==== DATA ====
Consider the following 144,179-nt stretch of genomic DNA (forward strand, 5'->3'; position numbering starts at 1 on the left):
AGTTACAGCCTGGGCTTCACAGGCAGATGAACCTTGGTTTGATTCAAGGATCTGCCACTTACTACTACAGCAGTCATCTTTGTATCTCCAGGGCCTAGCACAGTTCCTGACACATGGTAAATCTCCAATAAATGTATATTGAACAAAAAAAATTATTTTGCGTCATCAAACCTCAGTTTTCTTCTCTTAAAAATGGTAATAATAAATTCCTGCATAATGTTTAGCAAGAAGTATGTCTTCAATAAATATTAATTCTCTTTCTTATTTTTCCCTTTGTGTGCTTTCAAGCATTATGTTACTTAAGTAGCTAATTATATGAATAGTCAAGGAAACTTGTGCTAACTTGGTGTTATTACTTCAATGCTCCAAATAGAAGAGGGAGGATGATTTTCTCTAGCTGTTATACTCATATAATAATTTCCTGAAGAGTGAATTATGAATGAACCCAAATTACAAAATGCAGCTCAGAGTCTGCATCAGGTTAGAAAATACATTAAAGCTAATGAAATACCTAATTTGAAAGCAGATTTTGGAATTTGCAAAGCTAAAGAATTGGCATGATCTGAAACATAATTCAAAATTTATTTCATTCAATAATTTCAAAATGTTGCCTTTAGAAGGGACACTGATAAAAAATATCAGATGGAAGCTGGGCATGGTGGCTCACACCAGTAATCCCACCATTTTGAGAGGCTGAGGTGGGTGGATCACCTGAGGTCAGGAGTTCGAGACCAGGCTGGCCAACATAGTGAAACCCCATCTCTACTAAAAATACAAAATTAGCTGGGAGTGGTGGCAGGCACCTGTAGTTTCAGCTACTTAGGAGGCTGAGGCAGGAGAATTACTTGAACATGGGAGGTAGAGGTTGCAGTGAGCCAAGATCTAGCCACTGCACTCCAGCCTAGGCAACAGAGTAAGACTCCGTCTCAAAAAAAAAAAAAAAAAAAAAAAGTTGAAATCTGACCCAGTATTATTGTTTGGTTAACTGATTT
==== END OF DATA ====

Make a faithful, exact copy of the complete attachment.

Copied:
Consider the following 144,179-nt stretch of genomic DNA (forward strand, 5'->3'; position numbering starts at 1 on the left):
AGTTACAGCCTGGGCTTCACAGGCAGATGAACCTTGGTTTGATTCAAGGATCTGCCACTTACTACTACAGCAGTCATCTTTGTATCTCCAGGGCCTAGCACAGTTCCTGACACATGGTAAATCTCCAATAAATGTATATTGAACAAAAAAAATTATTTTGCGTCATCAAACCTCAGTTTTCTTCTCTTAAAAATGGTAATAATAAATTCCTGCATAATGTTTAGCAAGAAGTATGTCTTCAATAAATATTAATTCTCTTTCTTATTTTTCCCTTTGTGTGCTTTCAAGCATTATGTTACTTAAGTAGCTAATTATATGAATAGTCAAGGAAACTTGTGCTAACTTGGTGTTATTACTTCAATGCTCCAAATAGAAGAGGGAGGATGATTTTCTCTAGCTGTTATACTCATATAATAATTTCCTGAAGAGTGAATTATGAATGAACCCAAATTACAAAATGCAGCTCAGAGTCTGCATCAGGTTAGAAAATACATTAAAGCTAATGAAATACCTAATTTGAAAGCAGATTTTGGAATTTGCAAAGCTAAAGAATTGGCATGATCTGAAACATAATTCAAAATTTATTTCATTCAATAATTTCAAAATGTTGCCTTTAGAAGGGACACTGATAAAAAATATCAGATGGAAGCTGGGCATGGTGGCTCACACCAGTAATCCCACCATTTTGAGAGGCTGAGGTGGGTGGATCACCTGAGGTCAGGAGTTCGAGACCAGGCTGGCCAACATAGTGAAACCCCATCTCTACTAAAAATACAAAATTAGCTGGGAGTGGTGGCAGGCACCTGTAGTTTCAGCTACTTAGGAGGCTGAGGCAGGAGAATTACTTGAACATGGGAGGTAGAGGTTGCAGTGAGCCAAGATCTAGCCACTGCACTCCAGCCTAGGCAACAGAGTAAGACTCCGTCTCAAAAAAAAAAAAAAAAAAAAAAAGTTGAAATCTGACCCAGTATTATTGTTTGGTTAACTGATTT